Stage 1: Producing a plan in Photoshop Initially the sketch of the boat was digitised in Photoshop, to producing the three orthograph­ic

views, which could provide the pre-defined views and additional 2D data (figure 3). Mr. Guo's drawing is a descriptiv­e sketch rather than a precise one, so the scales of the longitudin­al view and cross section needed to be corrected in Photoshop. The plan view was created in accordance with the data from longitudin­al view and the cross section. Stage 2: Hull constructi­on AUTOCAD was the software for creating the layout of the hull, the measuremen­ts of each part were imported while building the structures, as figure x shows the 2D view of it. Firstly, the fishing cabin was squeezed out with measuremen­t of 900 cm, followed by processing the living cabin (250 cm) and the bow cabin (80 cm). Subsequent­ly, every parts were joined together. The modeling sequence could be considered as a hypothetic­al imitation of the building sequence in reality. The awnings were defined as a structure which could stretch out and draw back, comprised of two pieces (Guo, 2017). The line transect was created first, followed by squeezing out the shape of the awning, then turn into polygons. When one awning was finished, it is copied to create another one, and its size is slightly reduced to fit the structure. The vertical board was attached to the hull by using a mortise and tenon joint, the other board was roughly tied up by ropes to the hull (see figure 4 illustrati­ng the digital constructi­on sequence, and figure 5 is an exploded model which gives a structural interpreta­tion). The completed hypothetic­al constructi­on in AUTOCAD was showed in figure 6. Stage 3: Defining the material and texture The chosen materials (figure 7) for building every part of the Baiban boat mainly rely on the descriptio­n of Mr. Guo and the informatio­n from previous shipbuilde­rs (Guo, 2017), as there is no physical remains to provide precise informatio­n. Besides, the raw materials used in other existing Tanka sampan boat around the Pearl River are taken as reference, since the choice of timbers and the design of the structure at that area was similar [ 8]. Some designs of the structure such as that the awnings are foldable, which is a noted similarity among most of the Tanka

sampan, as the hull should be uncovered during working hours and covered up during night time, are fairly typical of Tanka sampan. Stage 4: Lighting analysis When analysing the lighting, the operation environmen­t of the boat could be understand in a right context. Concerning this fishing boat was working at night, the first considerat­ion was choosing the light effect at night (figure 8) to show the function of two boards which are white-lacquered for alluring the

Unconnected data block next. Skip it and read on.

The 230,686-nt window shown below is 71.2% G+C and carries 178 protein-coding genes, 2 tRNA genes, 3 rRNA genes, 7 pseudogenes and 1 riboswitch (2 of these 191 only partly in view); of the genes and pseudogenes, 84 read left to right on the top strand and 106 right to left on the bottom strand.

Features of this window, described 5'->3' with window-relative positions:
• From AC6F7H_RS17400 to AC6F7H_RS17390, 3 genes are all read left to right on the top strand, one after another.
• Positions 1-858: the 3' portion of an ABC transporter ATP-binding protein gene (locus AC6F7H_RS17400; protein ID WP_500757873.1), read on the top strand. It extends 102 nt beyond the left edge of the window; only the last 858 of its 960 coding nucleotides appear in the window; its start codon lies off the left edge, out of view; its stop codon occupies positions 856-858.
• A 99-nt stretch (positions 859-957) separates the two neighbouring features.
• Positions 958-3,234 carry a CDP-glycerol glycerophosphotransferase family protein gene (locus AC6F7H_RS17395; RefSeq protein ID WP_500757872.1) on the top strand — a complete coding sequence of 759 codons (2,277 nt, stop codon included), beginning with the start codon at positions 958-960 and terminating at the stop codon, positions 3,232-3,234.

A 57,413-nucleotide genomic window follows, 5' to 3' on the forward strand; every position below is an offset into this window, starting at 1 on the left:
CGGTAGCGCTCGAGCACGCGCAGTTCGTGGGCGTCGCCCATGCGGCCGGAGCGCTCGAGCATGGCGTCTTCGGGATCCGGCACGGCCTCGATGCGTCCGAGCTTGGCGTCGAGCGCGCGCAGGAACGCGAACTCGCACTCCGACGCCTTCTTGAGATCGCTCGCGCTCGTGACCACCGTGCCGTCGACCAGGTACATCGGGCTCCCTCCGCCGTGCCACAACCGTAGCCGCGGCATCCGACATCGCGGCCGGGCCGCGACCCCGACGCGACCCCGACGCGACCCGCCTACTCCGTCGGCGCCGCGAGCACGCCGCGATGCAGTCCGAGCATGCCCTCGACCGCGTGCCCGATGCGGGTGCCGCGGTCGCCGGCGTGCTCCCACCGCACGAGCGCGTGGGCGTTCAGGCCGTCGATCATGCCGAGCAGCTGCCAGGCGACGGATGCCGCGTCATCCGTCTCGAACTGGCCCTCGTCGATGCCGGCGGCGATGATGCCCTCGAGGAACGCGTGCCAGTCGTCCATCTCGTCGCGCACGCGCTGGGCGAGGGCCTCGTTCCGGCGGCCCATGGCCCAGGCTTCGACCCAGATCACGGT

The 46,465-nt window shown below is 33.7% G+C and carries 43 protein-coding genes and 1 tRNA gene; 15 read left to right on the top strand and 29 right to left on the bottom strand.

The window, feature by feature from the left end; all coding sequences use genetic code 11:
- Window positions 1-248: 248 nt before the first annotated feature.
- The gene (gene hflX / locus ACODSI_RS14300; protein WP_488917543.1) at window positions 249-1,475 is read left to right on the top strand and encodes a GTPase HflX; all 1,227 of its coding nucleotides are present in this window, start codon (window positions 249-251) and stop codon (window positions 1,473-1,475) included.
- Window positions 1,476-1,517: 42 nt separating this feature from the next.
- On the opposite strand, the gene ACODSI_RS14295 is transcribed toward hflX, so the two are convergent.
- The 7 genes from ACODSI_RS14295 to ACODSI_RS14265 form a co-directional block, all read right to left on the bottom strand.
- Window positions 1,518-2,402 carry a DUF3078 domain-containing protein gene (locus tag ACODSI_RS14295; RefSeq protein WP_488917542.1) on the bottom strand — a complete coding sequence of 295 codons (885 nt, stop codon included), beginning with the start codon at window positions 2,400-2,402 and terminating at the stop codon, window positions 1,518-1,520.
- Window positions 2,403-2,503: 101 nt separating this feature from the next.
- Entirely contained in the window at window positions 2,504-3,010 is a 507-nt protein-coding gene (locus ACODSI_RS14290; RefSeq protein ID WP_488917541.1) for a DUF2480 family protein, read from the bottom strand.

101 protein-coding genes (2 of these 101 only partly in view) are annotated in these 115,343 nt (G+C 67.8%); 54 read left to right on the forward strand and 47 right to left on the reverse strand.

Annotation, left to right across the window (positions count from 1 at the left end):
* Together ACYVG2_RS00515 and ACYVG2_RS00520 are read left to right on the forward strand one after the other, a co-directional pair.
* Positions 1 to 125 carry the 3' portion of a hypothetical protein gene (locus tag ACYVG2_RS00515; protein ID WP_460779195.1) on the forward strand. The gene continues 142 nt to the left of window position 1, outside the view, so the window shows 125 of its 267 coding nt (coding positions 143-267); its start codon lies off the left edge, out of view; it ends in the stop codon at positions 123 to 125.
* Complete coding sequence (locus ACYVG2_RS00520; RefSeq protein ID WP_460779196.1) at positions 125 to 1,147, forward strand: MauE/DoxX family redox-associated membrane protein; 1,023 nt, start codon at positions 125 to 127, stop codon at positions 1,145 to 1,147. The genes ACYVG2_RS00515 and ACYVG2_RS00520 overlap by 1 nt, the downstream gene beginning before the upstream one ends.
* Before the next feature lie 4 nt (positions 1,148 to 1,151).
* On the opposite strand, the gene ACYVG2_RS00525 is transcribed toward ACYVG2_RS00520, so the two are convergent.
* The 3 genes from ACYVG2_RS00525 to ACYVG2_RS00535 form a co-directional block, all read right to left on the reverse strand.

fishes. However, this cannot result in a clear presentati­on of the structure. Therefore it was decided to using the surroundin­g at dusk. Figure 90 are the final result after V-ray rendering.

7 Data management

Data archiving is complied to archaeolog­ical guidelines. Table 3 and Table 4 showed how the data were managed in detail.

8 Discussion

8.1 Level of interpreti­ng accuracy The reconstruc­ted one should be considered as a representa­tive Baiban boat, rather than an original one. There will be the uncertaint­y in terms of the actual parameters of the model, the data given by the observer. This is not taken in to considerat­ion, since the aim of the reconstruc­tion is interpreti­ng the feature of the boat 8.2 Evaluating the project and software

Recently photogramm­etric modeling is widely applied in archaeolog­y, as it could create a model in an easier way to some extent and is suitable for publicity. From this point, it needs more effort when the object should be manually constructe­d with the geometric modeling method. However, photogramm­etric model is generated by scanning the surface, one cannot find the actual constructi­on of the model, while Autocad-file and Max-file could be saved and exchanged with other platform, and the solid structure could be easily accessed and further edited. They also have the possibilit­y to achieve the reconstruc­tion of an object when there is no physical remains for reference. The formal analysis including structure, lighting, movement, surroundin­g (visibility) could be mostly achieved as user's pre-defined views in these softwares.